|US7839000||Nov 23, 2010||Unitive International Limited||Solder structures including barrier layers with nickel and/or copper|
|US7879715||Oct 8, 2007||Feb 1, 2011||Unitive International Limited||Methods of forming electronic structures including conductive shunt layers and related structures|
|US7932615||Apr 26, 2011||Amkor Technology, Inc.||Electronic devices including solder bumps on compliant dielectric layers|
|US8294269||Dec 8, 2010||Oct 23, 2012||Unitive International||Electronic structures including conductive layers comprising copper and having a thickness of at least 0.5 micrometers|
|US8674494||Aug 1, 2012||Mar 18, 2014||Samsung Electronics Co., Ltd.||Semiconductor package having supporting plate and method of forming the same|
|US20040209406 *||Feb 17, 2004||Oct 21, 2004||Jong-Rong Jan||Methods of selectively bumping integrated circuit substrates and related structures|
|US20050136641 *||Oct 13, 2004||Jun 23, 2005||Rinne Glenn A.||Solder structures for out of plane connections and related methods|
|US20050279809 *||Aug 26, 2005||Dec 22, 2005||Rinne Glenn A||Optical structures including liquid bumps and related methods|
|US20060009023 *||Sep 14, 2005||Jan 12, 2006||Unitive International Limited||Methods of forming electronic structures including conductive shunt layers and related structures|
|US20060030139 *||Jun 29, 2005||Feb 9, 2006||Mis J D||Methods of forming lead free solder bumps and related structures|
|US20060076679 *||Nov 9, 2005||Apr 13, 2006||Batchelor William E||Non-circular via holes for bumping pads and related structures|
|US20060138675 *||Feb 27, 2006||Jun 29, 2006||Rinne Glenn A||Solder structures for out of plane connections|
|US20060205170 *||Mar 1, 2006||Sep 14, 2006||Rinne Glenn A||Methods of forming self-healing metal-insulator-metal (MIM) structures and related devices|
|US20060231951 *||Jun 2, 2006||Oct 19, 2006||Jong-Rong Jan||Electronic devices including offset conductive bumps|
|US20070152020 *||Mar 7, 2007||Jul 5, 2007||Unitive International Limited||Optical structures including liquid bumps|
|US20070182004 *||Feb 5, 2007||Aug 9, 2007||Rinne Glenn A||Methods of Forming Electronic Interconnections Including Compliant Dielectric Layers and Related Devices|
|US20080026560 *||Oct 8, 2007||Jan 31, 2008||Unitive International Limited||Methods of forming electronic structures including conductive shunt layers and related structures|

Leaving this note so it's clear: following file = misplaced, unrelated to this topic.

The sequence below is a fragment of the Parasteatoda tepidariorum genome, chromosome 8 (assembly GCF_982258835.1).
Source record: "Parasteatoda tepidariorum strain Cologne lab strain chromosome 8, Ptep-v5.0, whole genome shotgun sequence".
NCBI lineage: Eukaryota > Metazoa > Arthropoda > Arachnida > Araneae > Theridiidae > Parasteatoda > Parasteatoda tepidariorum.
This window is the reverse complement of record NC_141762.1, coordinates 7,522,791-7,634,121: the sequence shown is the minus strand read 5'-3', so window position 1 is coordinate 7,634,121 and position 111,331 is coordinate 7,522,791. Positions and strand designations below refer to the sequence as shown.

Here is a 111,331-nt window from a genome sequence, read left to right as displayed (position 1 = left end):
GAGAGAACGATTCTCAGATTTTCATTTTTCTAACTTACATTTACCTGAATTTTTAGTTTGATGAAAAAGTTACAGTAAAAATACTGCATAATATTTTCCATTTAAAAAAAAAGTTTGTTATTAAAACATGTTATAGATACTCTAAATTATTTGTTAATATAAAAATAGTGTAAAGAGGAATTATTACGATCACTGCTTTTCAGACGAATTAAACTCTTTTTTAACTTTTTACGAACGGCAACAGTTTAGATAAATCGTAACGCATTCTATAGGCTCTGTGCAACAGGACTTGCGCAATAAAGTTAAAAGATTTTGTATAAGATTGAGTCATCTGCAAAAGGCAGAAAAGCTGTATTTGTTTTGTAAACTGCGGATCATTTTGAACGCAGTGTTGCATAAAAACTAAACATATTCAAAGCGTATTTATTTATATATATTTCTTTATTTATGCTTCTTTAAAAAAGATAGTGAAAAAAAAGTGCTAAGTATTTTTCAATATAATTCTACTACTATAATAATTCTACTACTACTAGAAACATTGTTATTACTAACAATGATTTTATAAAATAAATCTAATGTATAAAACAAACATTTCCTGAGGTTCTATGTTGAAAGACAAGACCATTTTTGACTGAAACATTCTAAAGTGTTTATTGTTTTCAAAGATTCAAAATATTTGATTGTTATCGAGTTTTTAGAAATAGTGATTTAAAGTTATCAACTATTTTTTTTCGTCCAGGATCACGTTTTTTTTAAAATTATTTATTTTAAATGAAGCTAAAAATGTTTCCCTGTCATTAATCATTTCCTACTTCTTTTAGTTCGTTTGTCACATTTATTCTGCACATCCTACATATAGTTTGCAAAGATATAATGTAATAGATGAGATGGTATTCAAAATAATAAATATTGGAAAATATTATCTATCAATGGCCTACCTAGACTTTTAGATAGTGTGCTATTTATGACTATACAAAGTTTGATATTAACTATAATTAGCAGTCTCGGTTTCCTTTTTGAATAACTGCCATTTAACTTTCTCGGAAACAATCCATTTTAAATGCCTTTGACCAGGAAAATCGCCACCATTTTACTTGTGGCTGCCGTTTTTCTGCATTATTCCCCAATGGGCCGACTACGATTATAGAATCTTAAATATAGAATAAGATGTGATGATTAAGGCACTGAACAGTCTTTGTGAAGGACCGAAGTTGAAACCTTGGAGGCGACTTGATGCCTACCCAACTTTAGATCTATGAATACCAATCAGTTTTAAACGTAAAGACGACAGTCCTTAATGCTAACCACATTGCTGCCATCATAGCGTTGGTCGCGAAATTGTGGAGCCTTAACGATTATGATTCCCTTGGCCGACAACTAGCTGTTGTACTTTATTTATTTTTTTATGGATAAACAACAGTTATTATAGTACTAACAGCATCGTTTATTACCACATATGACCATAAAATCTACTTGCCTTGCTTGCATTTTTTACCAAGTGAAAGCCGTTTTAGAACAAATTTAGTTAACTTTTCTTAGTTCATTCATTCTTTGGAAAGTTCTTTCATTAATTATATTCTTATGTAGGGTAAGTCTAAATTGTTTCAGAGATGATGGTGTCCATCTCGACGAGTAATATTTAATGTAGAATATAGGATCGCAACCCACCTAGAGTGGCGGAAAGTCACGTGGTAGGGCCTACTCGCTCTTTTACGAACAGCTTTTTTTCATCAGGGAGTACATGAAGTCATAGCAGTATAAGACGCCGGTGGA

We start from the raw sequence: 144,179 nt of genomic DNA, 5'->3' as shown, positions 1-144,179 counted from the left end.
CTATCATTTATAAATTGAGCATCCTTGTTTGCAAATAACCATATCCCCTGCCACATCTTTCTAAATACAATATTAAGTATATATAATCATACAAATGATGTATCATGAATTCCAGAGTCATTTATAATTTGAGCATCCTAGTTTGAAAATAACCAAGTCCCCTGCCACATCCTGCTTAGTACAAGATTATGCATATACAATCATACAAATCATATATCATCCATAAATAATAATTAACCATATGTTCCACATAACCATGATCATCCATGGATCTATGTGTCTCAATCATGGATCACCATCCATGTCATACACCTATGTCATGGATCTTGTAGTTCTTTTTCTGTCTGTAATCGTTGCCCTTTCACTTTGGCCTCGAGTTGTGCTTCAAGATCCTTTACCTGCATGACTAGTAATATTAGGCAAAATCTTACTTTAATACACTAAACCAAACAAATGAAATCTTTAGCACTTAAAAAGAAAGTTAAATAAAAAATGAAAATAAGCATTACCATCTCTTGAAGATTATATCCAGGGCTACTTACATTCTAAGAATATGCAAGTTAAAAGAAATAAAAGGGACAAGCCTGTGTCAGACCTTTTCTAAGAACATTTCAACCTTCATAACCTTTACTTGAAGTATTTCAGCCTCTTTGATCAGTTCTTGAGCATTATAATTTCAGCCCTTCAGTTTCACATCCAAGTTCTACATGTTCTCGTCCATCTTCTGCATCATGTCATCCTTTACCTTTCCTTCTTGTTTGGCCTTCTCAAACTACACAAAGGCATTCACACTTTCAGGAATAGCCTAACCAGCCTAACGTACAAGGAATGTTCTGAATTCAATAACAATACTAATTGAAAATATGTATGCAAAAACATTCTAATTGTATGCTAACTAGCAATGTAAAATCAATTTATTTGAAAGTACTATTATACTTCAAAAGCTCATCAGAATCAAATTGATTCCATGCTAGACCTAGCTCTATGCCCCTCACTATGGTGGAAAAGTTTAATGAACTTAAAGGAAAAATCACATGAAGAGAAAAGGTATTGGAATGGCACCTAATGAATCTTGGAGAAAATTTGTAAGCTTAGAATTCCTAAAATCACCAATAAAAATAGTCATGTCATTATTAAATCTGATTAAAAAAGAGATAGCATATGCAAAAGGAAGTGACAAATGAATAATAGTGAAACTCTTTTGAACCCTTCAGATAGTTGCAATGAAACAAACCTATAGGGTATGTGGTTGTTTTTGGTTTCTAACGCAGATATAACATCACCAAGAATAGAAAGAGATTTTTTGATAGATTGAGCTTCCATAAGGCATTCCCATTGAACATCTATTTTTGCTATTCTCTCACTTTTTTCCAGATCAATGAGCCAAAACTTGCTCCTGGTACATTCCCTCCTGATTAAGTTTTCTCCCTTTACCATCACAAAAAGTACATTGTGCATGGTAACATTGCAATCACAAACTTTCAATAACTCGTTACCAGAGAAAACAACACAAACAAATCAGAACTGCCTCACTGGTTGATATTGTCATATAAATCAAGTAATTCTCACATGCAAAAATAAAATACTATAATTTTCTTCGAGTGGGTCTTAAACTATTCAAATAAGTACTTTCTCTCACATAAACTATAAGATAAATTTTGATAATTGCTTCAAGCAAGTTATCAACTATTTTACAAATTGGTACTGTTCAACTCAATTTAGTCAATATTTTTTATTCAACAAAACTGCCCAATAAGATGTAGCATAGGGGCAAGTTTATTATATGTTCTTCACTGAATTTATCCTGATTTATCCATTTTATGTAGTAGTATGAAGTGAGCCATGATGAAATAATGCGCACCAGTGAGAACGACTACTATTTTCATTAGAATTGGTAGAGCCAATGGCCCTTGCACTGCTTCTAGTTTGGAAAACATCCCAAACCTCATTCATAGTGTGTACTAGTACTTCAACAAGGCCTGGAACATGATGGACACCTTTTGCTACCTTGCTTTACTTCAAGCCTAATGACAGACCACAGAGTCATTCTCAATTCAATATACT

|US20090212427 *||May 8, 2009||Aug 27, 2009||Unitive International Limited||Solder Structures Including Barrier Layers with Nickel and/or Copper|
|US20110084392 *||Dec 8, 2010||Apr 14, 2011||Nair Krishna K||Electronic Structures Including Conductive Layers Comprising Copper and Having a Thickness of at Least 0.5 Micrometers|
|EP0744887A2 *||Feb 23, 1996||Nov 27, 1996||METRO INDUSTRIES, Inc||Finely adjustable mounting system and panel for holding planar articles, and storage unit using both|
|EP0966191A1 *||Feb 23, 1996||Dec 22, 1999||METRO INDUSTRIES, Inc||Panel for holding planer articles in a storage unit|
|U.S. Classification||211/41.17, 206/454, 361/797|
|International Classification||H05K13/00, H05K7/14|
|Feb 20, 1981||AS||Assignment|
Owner name: METROPOLITAN WIRE CORPORATION, NORTH WASINGTON ST.
Free format text: ASSIGNMENT OF ASSIGNORS INTEREST.;ASSIGNOR:WELSCH JOHN H.;REEL/FRAME:003848/0843
Effective date: 19810213
|May 14, 1984||AS||Assignment|
Owner name: INTERMETRO INDUSTRIES CORPORATION
Free format text: CHANGE OF NAME;ASSIGNOR:METROPOLITAN WIRE CORPORATION;REEL/FRAME:004266/0485
Effective date: 19830816
|Nov 5, 1986||FPAY||Fee payment|
Year of fee payment: 4
|Nov 13, 1990||FPAY||Fee payment|
Year of fee payment: 8
|Jan 4, 1993||AS||Assignment|
Owner name: METRO INDUSTRIES INC., NEVADA
Free format text: ASSIGNMENT OF ASSIGNORS INTEREST.;ASSIGNOR:INTERMETRO INDUSTRIES CORPORATION;REEL/FRAME:006375/0122
Effective date: 19921222
|Dec 13, 1994||REMI||Maintenance fee reminder mailed|
|May 7, 1995||LAPS||Lapse for failure to pay maintenance fees|
|May 9, 1995||FPAY||Fee payment|
Year of fee payment: 12
|May 9, 1995||SULP||Surcharge for late payment|
|Jul 18, 1995||FP||Expired due to failure to pay maintenance fee|
Effective date: 19950510